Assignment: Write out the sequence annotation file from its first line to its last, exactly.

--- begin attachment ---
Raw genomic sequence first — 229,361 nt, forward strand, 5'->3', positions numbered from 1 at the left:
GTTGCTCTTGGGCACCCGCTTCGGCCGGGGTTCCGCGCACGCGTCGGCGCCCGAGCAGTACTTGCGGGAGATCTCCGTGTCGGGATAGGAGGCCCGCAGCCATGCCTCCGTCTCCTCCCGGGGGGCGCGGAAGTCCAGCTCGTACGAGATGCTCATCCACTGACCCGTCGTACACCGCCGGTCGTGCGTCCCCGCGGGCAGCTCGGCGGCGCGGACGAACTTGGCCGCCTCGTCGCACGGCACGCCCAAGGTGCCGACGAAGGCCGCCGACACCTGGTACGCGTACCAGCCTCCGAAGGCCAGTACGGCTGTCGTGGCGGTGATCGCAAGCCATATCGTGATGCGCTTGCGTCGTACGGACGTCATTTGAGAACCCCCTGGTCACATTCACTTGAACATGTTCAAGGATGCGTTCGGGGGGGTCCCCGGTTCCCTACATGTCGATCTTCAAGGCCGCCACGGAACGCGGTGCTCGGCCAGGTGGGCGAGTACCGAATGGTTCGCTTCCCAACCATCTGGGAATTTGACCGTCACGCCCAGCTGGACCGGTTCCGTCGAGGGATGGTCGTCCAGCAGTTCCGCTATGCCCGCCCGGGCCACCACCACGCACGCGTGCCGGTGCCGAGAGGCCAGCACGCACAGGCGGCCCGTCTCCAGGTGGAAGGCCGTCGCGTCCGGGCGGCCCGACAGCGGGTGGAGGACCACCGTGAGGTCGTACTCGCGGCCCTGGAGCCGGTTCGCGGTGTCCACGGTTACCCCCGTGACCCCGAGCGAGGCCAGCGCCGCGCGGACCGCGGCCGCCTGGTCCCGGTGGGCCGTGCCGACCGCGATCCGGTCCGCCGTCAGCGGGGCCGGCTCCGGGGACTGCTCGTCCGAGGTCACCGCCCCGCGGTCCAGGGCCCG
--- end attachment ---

Raw genomic sequence first — 229,361 nt, forward strand, 5'->3', positions numbered from 1 at the left:
GTTGCTCTTGGGCACCCGCTTCGGCCGGGGTTCCGCGCACGCGTCGGCGCCCGAGCAGTACTTGCGGGAGATCTCCGTGTCGGGATAGGAGGCCCGCAGCCATGCCTCCGTCTCCTCCCGGGGGGCGCGGAAGTCCAGCTCGTACGAGATGCTCATCCACTGACCCGTCGTACACCGCCGGTCGTGCGTCCCCGCGGGCAGCTCGGCGGCGCGGACGAACTTGGCCGCCTCGTCGCACGGCACGCCCAAGGTGCCGACGAAGGCCGCCGACACCTGGTACGCGTACCAGCCTCCGAAGGCCAGTACGGCTGTCGTGGCGGTGATCGCAAGCCATATCGTGATGCGCTTGCGTCGTACGGACGTCATTTGAGAACCCCCTGGTCACATTCACTTGAACATGTTCAAGGATGCGTTCGGGGGGGTCCCCGGTTCCCTACATGTCGATCTTCAAGGCCGCCACGGAACGCGGTGCTCGGCCAGGTGGGCGAGTACCGAATGGTTCGCTTCCCAACCATCTGGGAATTTGACCGTCACGCCCAGCTGGACCGGTTCCGTCGAGGGATGGTCGTCCAGCAGTTCCGCTATGCCCGCCCGGGCCACCACCACGCACGCGTGCCGGTGCCGAGAGGCCAGCACGCACAGGCGGCCCGTCTCCAGGTGGAAGGCCGTCGCGTCCGGGCGGCCCGACAGCGGGTGGAGGACCACCGTGAGGTCGTACTCGCGGCCCTGGAGCCGGTTCGCGGTGTCCACGGTTACCCCCGTGACCCCGAGCGAGGCCAGCGCCGCGCGGACCGCGGCCGCCTGGTCCCGGTGGGCCGTGCCGACCGCGATCCGGTCCGCCGTCAGCGGGGCCGGCTCCGGGGACTGCTCGTCCGAGGTCACCGCCCCGCGGTCCAGGGCCCG